Vintage Inspirations

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Vintage Inspirations

Developing cover art for The Halloween Retrospect, Volume 2, I remember much of the inspiration came by way of vintage textures, colors, and sales copy found in vendor catalogs – with the cheeky idea that one would view the front or back sides of a vintage collectible dependent on the book’s front or back. The choice for double-sided objects seemed only natural — imported German standees (appearing with wide-ranging availability circa late 1920’s to early 1950’s – as seen in THR’s archive library of catalogs). This in turn leads to a short article “Skittle or Decor: The New Identity Crisis for Vintage Figures” (pg. 24). And see THR, V2 for that research which includes clippings from vendor catalogs (in a timeline) as well as an introduction to questions about the consumer side of the market.

A vintage Halloween collector will enjoy this vendor catalog clipping circa 1948 from General Merchandise Company promoting these German embossed standees as table decorations - but what if their actual intended use is game skittles?

Halloween standees (above) in a General Merchandise Co. catalog (p. 330) circa 1948 with a known presence (by THR) as late as 1952.

The goal then for the THR, Volume 2‘s cover (below) is to mimic appearance of old catalog pages using actual THR collection items. Therefore, the photographs of vintage pieces are changed visually to appear more like rough illustrations (as in the catalog excerpts of this entry). The aged background comes from a combination of old papers (including some fascinating on-hand books from China that look much like these). And the subsequent blocky layout resembles those of vendor catalogs like that of General Merchandise (circa 1948, shown above)

Note: when it comes to past market availability of these items – the two catalog samples mentioned in this blog entry are a a small portion of the catalog pages discussed in the book (below), THR, V2.

Vintage Halloween collectibles guidebook cover of Volume 2, The Halloween Retrospect book series for collectors, researchers, and historians - with this edition featuring articles about Dennison's, Shackman, Rosen, and the German import characters seen here.

The Halloween Retrospect, Volume 2 (above) is available on THR’s bookstore via Etsy.

Foxfire 2

As the cover for THR’s new volume takes shape, a book from the past begins to haunt the project. Am I inadvertently putting together some of the bits and pieces previously chosen – like font (begun initially with THR, Volume 1) and color (based on the tones of old paper) -to recall something else? I perform a bit of searching, and am not too surprised to find the following book as subconscious vintage inspiration. Did anyone else encounter the Foxfire book series during the 1970’s?

Vintage cover art for Foxfire 2 with Coopman font on a simple brown cover together with a practically quick list of contents including ghost stories.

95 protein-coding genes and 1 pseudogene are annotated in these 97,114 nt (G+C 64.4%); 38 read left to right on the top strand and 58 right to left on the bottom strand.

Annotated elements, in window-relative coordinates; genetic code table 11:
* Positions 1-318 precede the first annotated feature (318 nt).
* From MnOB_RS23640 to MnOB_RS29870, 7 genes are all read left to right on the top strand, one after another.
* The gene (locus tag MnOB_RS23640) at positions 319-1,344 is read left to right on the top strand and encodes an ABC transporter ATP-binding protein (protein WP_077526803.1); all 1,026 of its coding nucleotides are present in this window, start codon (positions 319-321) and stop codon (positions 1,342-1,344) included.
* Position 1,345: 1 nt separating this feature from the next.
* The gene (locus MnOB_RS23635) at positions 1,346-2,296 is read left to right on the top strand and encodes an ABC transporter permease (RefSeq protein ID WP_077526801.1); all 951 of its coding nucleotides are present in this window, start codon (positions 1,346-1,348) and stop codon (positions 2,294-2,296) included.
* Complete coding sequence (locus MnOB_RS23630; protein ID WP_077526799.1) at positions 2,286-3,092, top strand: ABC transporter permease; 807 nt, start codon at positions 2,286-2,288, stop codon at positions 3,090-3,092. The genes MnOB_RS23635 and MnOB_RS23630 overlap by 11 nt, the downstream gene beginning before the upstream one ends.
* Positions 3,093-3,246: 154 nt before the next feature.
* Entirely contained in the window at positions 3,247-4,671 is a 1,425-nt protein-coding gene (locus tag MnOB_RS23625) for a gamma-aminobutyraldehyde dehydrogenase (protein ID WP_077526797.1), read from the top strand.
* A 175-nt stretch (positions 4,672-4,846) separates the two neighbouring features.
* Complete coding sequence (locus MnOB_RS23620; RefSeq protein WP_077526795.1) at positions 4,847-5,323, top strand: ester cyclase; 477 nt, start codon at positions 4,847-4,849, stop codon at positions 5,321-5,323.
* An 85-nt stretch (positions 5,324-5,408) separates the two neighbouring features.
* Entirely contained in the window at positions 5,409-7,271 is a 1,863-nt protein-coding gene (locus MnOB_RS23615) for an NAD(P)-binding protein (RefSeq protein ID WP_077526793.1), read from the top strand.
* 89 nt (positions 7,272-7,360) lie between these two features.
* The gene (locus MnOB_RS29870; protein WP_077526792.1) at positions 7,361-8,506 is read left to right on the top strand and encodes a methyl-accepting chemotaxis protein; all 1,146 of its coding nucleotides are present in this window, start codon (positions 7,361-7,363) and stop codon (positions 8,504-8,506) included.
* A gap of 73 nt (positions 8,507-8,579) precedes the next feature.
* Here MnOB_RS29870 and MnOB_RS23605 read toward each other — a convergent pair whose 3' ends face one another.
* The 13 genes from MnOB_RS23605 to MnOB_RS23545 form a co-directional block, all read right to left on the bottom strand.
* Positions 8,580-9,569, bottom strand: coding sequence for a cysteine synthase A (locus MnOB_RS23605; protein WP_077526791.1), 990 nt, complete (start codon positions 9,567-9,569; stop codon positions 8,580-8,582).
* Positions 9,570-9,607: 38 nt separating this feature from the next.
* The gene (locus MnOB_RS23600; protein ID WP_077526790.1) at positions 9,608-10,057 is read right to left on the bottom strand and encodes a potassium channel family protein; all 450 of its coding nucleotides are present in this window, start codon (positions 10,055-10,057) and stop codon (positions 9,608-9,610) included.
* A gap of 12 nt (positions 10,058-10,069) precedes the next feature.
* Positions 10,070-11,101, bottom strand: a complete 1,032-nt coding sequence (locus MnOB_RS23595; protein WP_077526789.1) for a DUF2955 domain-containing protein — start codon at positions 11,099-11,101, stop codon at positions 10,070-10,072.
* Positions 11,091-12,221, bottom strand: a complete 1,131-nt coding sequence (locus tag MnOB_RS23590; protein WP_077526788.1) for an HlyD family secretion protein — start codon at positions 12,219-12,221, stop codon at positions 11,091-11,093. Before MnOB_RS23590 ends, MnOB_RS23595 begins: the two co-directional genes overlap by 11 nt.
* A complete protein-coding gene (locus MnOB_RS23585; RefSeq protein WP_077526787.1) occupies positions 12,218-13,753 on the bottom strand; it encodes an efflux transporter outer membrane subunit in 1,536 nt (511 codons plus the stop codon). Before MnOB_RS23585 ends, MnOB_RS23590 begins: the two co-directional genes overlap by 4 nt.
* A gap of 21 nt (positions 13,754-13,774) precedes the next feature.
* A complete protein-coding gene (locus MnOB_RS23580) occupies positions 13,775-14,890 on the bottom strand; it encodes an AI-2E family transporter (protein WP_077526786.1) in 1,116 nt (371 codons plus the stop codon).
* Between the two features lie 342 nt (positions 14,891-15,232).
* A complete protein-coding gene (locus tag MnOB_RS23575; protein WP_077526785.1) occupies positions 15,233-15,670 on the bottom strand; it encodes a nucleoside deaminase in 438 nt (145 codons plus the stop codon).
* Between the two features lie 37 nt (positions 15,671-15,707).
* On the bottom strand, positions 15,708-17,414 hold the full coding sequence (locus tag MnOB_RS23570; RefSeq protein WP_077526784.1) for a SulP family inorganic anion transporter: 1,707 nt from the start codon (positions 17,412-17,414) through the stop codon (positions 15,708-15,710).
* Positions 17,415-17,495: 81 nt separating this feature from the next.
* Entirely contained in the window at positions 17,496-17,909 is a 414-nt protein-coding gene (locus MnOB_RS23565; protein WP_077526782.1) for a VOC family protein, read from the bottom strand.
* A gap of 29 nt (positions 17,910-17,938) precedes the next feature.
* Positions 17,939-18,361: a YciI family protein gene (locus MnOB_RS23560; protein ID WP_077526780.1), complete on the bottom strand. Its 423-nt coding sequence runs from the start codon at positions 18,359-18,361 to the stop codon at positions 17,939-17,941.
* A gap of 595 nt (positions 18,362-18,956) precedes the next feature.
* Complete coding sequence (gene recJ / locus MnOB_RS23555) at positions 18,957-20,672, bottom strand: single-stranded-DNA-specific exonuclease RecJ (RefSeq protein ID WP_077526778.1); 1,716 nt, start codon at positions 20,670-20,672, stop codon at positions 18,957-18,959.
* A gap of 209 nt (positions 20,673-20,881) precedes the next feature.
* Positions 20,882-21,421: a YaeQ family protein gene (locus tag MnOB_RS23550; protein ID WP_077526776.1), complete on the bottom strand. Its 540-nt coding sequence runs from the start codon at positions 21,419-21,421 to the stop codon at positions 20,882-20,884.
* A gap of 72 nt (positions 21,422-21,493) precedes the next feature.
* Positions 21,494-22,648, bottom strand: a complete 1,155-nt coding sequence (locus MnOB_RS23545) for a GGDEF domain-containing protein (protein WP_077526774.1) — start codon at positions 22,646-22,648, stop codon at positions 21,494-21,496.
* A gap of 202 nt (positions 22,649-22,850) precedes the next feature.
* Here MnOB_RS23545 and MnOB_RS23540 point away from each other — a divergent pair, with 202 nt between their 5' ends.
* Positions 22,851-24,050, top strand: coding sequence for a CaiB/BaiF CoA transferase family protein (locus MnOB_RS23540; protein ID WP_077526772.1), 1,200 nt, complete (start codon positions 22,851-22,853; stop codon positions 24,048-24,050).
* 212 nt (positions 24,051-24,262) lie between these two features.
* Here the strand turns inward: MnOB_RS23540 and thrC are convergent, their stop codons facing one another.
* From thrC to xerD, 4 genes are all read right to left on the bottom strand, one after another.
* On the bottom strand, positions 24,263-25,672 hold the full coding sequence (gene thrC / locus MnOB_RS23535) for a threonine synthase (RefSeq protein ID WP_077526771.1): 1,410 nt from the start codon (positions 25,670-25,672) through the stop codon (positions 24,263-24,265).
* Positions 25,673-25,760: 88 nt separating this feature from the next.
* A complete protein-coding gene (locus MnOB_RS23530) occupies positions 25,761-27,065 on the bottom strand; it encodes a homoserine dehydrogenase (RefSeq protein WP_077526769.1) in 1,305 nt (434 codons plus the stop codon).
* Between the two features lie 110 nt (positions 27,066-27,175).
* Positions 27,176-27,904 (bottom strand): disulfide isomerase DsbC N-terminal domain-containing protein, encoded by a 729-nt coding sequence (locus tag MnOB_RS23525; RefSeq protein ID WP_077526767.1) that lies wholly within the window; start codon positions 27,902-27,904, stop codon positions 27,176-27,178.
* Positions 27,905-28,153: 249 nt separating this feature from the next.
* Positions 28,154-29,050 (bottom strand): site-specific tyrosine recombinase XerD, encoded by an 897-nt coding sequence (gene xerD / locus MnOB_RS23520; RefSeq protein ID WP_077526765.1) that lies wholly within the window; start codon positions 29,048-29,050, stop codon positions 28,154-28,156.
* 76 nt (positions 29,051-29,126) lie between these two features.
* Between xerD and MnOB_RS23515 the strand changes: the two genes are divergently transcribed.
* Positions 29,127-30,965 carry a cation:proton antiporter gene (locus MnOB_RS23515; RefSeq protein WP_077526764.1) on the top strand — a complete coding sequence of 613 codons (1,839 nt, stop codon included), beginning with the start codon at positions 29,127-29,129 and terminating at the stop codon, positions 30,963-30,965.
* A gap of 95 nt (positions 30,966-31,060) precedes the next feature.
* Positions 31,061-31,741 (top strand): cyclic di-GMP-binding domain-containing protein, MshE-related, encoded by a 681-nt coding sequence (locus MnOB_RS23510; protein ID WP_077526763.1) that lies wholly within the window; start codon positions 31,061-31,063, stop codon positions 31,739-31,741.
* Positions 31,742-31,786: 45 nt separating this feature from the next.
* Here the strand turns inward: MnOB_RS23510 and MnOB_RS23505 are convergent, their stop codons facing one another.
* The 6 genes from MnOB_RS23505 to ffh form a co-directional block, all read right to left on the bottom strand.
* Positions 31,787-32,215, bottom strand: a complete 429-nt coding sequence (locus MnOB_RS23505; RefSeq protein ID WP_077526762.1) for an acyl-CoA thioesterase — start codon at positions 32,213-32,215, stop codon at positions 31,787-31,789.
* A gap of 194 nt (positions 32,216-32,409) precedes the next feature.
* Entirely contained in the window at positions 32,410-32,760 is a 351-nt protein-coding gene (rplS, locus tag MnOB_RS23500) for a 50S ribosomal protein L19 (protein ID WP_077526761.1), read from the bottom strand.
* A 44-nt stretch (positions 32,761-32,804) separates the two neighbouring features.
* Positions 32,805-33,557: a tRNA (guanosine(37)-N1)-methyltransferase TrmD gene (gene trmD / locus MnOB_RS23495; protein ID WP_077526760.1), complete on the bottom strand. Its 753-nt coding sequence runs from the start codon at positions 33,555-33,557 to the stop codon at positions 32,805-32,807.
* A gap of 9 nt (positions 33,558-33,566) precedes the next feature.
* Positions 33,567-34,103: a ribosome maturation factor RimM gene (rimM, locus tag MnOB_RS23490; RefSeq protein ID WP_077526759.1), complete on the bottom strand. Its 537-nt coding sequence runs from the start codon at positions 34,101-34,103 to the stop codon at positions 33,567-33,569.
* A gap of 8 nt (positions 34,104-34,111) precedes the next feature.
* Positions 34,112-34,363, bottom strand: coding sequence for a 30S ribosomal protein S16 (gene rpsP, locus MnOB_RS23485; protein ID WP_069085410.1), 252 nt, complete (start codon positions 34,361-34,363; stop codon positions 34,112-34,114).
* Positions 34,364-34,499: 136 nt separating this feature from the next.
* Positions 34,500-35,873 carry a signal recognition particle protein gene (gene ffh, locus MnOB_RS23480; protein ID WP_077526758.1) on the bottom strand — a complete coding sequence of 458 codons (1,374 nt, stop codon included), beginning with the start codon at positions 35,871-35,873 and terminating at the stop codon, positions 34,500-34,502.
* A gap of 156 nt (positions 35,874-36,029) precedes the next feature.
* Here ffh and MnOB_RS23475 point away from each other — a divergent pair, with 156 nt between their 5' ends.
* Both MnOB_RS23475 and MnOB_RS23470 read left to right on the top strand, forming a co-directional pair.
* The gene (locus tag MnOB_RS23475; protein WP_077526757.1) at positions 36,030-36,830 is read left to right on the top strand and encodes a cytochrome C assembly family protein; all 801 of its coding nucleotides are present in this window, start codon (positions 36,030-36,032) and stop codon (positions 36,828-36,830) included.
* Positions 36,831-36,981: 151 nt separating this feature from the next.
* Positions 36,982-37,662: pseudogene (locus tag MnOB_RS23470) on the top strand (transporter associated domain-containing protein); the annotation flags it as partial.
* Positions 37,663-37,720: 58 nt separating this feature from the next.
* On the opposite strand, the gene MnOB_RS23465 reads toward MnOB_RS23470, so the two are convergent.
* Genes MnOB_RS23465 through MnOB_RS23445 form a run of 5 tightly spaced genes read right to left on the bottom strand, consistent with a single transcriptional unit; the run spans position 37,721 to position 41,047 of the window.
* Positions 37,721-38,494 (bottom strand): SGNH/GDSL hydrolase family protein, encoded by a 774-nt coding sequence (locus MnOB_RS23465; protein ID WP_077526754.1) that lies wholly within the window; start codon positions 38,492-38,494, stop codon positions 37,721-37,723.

Vintage cover of Foxfire 2 in THR”s personal collection. For more see What is Foxfire?

I remember thunderstorms in the South with their awesome severity, and the frequent side effects of electrical outage. It is rather hoped-for back then! This means gathering about the dim flame of an old hurricane lamp while the storm blusters outside, and getting purposefully spooked listening to ghost stories as the shadows shifted around you. Turns out those stories are read from Foxfire 2, and while I admit unawareness for series content as a whole, I do recall that back in the day, this particular volume was a favorite.

While writing this article, I did intend to find a list of those ghost stories in Foxfire 2, but did instead locate an introduction in their own words: FRIGHTENING FOXFIRE FOLKLORE: TALES FOR A HAUNTED HALLOWEEN. Thus, for those interested, there is still a strong presence of the organization that, accompanying current magazine and book sales, includes a museum and heritage center. You can read more about them on their website: What is Foxfire? telling of their 1966 beginnings (focused on personal histories and traditions of southern Appalachia) and how the magic of a glow-in-the-dark fungus becomes a meaningful title.

Volume 2, THe Halloween Retrospect

Well that, like the cover above, keeps this particular blog entry plain and simple… but this in no way reflects the hours that went into The Halloween Retrospect, Volume 2 and please see the sample gallery below:

To recap THR, V2, the first article fills the majority of the book with a deep look at Dennison’s publication history (via help from the archives at Framingham History Center) and digs deeply into an explanation and translation of Dennison serial numbers. The full-color fold-out poster directly relates, providing an all-in-one (non-exhaustive) visual survey of Halloween-themed titles for Dennison 1909-1935 (as pulled from holdings of THR’s archive library). Additional content includes a second article discussing B. Shackman & Co. catalogs (and pertinent data), with a third article researching the German imports (as mentioned in this blog entry), ending on a fourth article reviewing midcentury midseason catalogs by Sears with their availability of Halloween candy cards by E. Rosen and Company.

Here is a link to more website info about The Halloween Retrospect, Volume 2 (a new research-based guide on the vintage market of for Halloween collectors) and here is a direct link to The Halloween Retrospect book sales to purchase a copy via Etsy checkout.

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